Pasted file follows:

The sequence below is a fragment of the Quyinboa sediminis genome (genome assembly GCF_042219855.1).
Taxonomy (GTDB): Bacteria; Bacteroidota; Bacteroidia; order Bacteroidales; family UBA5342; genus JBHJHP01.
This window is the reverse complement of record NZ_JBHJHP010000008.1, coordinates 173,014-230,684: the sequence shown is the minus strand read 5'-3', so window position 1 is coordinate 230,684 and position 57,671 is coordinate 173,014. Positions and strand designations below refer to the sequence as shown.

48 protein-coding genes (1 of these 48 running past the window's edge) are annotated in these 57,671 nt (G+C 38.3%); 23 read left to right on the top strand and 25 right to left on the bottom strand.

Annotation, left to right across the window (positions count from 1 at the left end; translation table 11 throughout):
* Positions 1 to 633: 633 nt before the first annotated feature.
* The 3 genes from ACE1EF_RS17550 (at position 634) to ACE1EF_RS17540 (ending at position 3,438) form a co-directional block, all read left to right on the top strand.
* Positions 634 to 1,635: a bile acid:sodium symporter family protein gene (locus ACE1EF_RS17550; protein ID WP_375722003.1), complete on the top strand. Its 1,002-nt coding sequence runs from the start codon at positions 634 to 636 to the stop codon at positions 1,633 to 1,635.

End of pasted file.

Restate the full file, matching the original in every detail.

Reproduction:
The sequence below is a fragment of the Quyinboa sediminis genome (genome assembly GCF_042219855.1).
Taxonomy (GTDB): Bacteria; Bacteroidota; Bacteroidia; order Bacteroidales; family UBA5342; genus JBHJHP01.
This window is the reverse complement of record NZ_JBHJHP010000008.1, coordinates 173,014-230,684: the sequence shown is the minus strand read 5'-3', so window position 1 is coordinate 230,684 and position 57,671 is coordinate 173,014. Positions and strand designations below refer to the sequence as shown.

48 protein-coding genes (1 of these 48 running past the window's edge) are annotated in these 57,671 nt (G+C 38.3%); 23 read left to right on the top strand and 25 right to left on the bottom strand.

Annotation, left to right across the window (positions count from 1 at the left end; translation table 11 throughout):
* Positions 1 to 633: 633 nt before the first annotated feature.
* The 3 genes from ACE1EF_RS17550 (at position 634) to ACE1EF_RS17540 (ending at position 3,438) form a co-directional block, all read left to right on the top strand.
* Positions 634 to 1,635: a bile acid:sodium symporter family protein gene (locus ACE1EF_RS17550; protein ID WP_375722003.1), complete on the top strand. Its 1,002-nt coding sequence runs from the start codon at positions 634 to 636 to the stop codon at positions 1,633 to 1,635.